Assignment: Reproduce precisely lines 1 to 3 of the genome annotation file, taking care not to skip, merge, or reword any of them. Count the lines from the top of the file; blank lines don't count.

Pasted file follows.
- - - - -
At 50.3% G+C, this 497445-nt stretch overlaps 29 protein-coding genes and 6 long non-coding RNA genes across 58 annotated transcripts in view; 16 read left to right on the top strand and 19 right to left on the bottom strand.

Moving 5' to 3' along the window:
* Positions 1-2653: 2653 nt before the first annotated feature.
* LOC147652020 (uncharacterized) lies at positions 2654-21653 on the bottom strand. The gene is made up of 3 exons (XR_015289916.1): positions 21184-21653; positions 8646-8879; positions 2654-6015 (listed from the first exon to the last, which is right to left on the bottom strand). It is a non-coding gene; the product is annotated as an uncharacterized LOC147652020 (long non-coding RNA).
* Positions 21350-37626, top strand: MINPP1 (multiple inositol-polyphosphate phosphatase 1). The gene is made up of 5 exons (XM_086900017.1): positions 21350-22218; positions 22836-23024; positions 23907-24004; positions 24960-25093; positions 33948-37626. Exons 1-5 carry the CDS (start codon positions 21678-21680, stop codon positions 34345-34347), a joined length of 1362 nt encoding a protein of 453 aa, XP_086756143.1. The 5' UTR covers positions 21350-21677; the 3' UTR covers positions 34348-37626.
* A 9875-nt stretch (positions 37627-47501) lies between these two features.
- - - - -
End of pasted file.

At 50.3% G+C, this 497445-nt stretch overlaps 29 protein-coding genes and 6 long non-coding RNA genes across 58 annotated transcripts in view; 16 read left to right on the top strand and 19 right to left on the bottom strand.

Moving 5' to 3' along the window:
* Positions 1-2653: 2653 nt before the first annotated feature.